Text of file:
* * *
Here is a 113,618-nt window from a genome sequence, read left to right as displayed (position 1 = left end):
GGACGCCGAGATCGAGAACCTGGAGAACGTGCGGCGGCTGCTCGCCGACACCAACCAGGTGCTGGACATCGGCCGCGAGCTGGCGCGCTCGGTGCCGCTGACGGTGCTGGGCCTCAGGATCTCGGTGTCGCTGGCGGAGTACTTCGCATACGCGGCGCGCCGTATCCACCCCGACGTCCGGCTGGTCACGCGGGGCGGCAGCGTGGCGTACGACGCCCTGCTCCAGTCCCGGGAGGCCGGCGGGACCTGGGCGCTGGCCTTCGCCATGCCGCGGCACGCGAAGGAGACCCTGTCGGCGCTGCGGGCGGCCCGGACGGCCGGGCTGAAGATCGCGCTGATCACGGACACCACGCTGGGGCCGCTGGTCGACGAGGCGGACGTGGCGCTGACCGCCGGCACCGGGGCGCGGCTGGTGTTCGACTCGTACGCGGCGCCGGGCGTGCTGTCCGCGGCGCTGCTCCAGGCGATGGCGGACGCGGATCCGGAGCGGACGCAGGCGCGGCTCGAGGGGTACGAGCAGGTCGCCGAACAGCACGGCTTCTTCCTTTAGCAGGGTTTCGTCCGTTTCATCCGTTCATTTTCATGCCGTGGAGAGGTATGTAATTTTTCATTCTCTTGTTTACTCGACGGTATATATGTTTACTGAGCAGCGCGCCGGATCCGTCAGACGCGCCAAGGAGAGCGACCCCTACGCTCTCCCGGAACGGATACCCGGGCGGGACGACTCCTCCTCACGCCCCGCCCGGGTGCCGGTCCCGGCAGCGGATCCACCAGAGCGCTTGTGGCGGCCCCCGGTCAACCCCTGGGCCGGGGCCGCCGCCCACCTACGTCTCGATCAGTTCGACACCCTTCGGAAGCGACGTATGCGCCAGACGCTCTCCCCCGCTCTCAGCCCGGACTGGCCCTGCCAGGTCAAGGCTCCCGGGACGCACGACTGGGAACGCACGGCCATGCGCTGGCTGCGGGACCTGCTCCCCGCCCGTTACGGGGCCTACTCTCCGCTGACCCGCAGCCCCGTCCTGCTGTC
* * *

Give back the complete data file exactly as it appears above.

Here is a 113,618-nt window from a genome sequence, read left to right as displayed (position 1 = left end):
GGACGCCGAGATCGAGAACCTGGAGAACGTGCGGCGGCTGCTCGCCGACACCAACCAGGTGCTGGACATCGGCCGCGAGCTGGCGCGCTCGGTGCCGCTGACGGTGCTGGGCCTCAGGATCTCGGTGTCGCTGGCGGAGTACTTCGCATACGCGGCGCGCCGTATCCACCCCGACGTCCGGCTGGTCACGCGGGGCGGCAGCGTGGCGTACGACGCCCTGCTCCAGTCCCGGGAGGCCGGCGGGACCTGGGCGCTGGCCTTCGCCATGCCGCGGCACGCGAAGGAGACCCTGTCGGCGCTGCGGGCGGCCCGGACGGCCGGGCTGAAGATCGCGCTGATCACGGACACCACGCTGGGGCCGCTGGTCGACGAGGCGGACGTGGCGCTGACCGCCGGCACCGGGGCGCGGCTGGTGTTCGACTCGTACGCGGCGCCGGGCGTGCTGTCCGCGGCGCTGCTCCAGGCGATGGCGGACGCGGATCCGGAGCGGACGCAGGCGCGGCTCGAGGGGTACGAGCAGGTCGCCGAACAGCACGGCTTCTTCCTTTAGCAGGGTTTCGTCCGTTTCATCCGTTCATTTTCATGCCGTGGAGAGGTATGTAATTTTTCATTCTCTTGTTTACTCGACGGTATATATGTTTACTGAGCAGCGCGCCGGATCCGTCAGACGCGCCAAGGAGAGCGACCCCTACGCTCTCCCGGAACGGATACCCGGGCGGGACGACTCCTCCTCACGCCCCGCCCGGGTGCCGGTCCCGGCAGCGGATCCACCAGAGCGCTTGTGGCGGCCCCCGGTCAACCCCTGGGCCGGGGCCGCCGCCCACCTACGTCTCGATCAGTTCGACACCCTTCGGAAGCGACGTATGCGCCAGACGCTCTCCCCCGCTCTCAGCCCGGACTGGCCCTGCCAGGTCAAGGCTCCCGGGACGCACGACTGGGAACGCACGGCCATGCGCTGGCTGCGGGACCTGCTCCCCGCCCGTTACGGGGCCTACTCTCCGCTGACCCGCAGCCCCGTCCTGCTGTC